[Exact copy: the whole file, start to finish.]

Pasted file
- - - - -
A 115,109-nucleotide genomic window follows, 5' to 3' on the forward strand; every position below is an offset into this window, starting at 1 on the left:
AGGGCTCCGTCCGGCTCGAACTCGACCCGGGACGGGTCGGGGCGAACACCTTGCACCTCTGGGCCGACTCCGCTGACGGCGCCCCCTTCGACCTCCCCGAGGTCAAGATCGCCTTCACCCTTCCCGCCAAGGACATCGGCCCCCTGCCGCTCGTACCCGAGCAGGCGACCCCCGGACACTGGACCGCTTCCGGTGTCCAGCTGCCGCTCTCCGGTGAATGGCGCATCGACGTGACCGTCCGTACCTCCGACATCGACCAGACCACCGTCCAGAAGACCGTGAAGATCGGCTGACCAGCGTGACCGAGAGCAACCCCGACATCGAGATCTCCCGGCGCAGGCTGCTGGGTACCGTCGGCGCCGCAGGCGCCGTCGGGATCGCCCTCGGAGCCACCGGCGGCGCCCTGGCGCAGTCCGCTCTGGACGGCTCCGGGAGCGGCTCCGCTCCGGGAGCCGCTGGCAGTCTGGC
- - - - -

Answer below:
A 115,109-nucleotide genomic window follows, 5' to 3' on the forward strand; every position below is an offset into this window, starting at 1 on the left:
AGGGCTCCGTCCGGCTCGAACTCGACCCGGGACGGGTCGGGGCGAACACCTTGCACCTCTGGGCCGACTCCGCTGACGGCGCCCCCTTCGACCTCCCCGAGGTCAAGATCGCCTTCACCCTTCCCGCCAAGGACATCGGCCCCCTGCCGCTCGTACCCGAGCAGGCGACCCCCGGACACTGGACCGCTTCCGGTGTCCAGCTGCCGCTCTCCGGTGAATGGCGCATCGACGTGACCGTCCGTACCTCCGACATCGACCAGACCACCGTCCAGAAGACCGTGAAGATCGGCTGACCAGCGTGACCGAGAGCAACCCCGACATCGAGATCTCCCGGCGCAGGCTGCTGGGTACCGTCGGCGCCGCAGGCGCCGTCGGGATCGCCCTCGGAGCCACCGGCGGCGCCCTGGCGCAGTCCGCTCTGGACGGCTCCGGGAGCGGCTCCGCTCCGGGAGCCGCTGGCAGTCTGGC